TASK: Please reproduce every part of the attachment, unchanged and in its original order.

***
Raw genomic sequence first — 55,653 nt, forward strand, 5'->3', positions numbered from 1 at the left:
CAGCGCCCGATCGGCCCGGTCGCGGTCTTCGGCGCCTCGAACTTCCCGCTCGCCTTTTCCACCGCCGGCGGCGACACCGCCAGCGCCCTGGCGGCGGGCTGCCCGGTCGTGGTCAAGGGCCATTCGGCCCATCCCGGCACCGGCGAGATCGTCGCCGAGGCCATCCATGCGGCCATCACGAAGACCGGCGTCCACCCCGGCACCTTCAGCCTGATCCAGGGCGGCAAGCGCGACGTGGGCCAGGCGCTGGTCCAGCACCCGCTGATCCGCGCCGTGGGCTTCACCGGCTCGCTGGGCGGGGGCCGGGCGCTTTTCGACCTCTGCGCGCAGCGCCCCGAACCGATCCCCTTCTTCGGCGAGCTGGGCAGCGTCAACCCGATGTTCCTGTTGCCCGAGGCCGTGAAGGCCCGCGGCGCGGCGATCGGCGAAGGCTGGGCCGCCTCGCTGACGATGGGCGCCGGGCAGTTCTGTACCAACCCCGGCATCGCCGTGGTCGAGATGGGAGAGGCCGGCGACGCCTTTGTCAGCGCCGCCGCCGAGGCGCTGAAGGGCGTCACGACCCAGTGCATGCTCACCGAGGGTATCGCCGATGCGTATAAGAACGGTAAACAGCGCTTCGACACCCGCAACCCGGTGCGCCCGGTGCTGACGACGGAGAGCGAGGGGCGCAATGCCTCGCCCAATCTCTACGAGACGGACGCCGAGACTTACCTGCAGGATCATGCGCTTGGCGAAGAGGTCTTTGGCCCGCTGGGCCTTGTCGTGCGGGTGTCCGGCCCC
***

Raw genomic sequence first — 55,653 nt, forward strand, 5'->3', positions numbered from 1 at the left:
CAGCGCCCGATCGGCCCGGTCGCGGTCTTCGGCGCCTCGAACTTCCCGCTCGCCTTTTCCACCGCCGGCGGCGACACCGCCAGCGCCCTGGCGGCGGGCTGCCCGGTCGTGGTCAAGGGCCATTCGGCCCATCCCGGCACCGGCGAGATCGTCGCCGAGGCCATCCATGCGGCCATCACGAAGACCGGCGTCCACCCCGGCACCTTCAGCCTGATCCAGGGCGGCAAGCGCGACGTGGGCCAGGCGCTGGTCCAGCACCCGCTGATCCGCGCCGTGGGCTTCACCGGCTCGCTGGGCGGGGGCCGGGCGCTTTTCGACCTCTGCGCGCAGCGCCCCGAACCGATCCCCTTCTTCGGCGAGCTGGGCAGCGTCAACCCGATGTTCCTGTTGCCCGAGGCCGTGAAGGCCCGCGGCGCGGCGATCGGCGAAGGCTGGGCCGCCTCGCTGACGATGGGCGCCGGGCAGTTCTGTACCAACCCCGGCATCGCCGTGGTCGAGATGGGAGAGGCCGGCGACGCCTTTGTCAGCGCCGCCGCCGAGGCGCTGAAGGGCGTCACGACCCAGTGCATGCTCACCGAGGGTATCGCCGATGCGTATAAGAACGGTAAACAGCGCTTCGACACCCGCAACCCGGTGCGCCCGGTGCTGACGACGGAGAGCGAGGGGCGCAATGCCTCGCCCAATCTCTACGAGACGGACGCCGAGACTTACCTGCAGGATCATGCGCTTGGCGAAGAGGTCTTTGGCCCGCTGGGCCTTGTCGTGCGGGTGTCCGGCCCC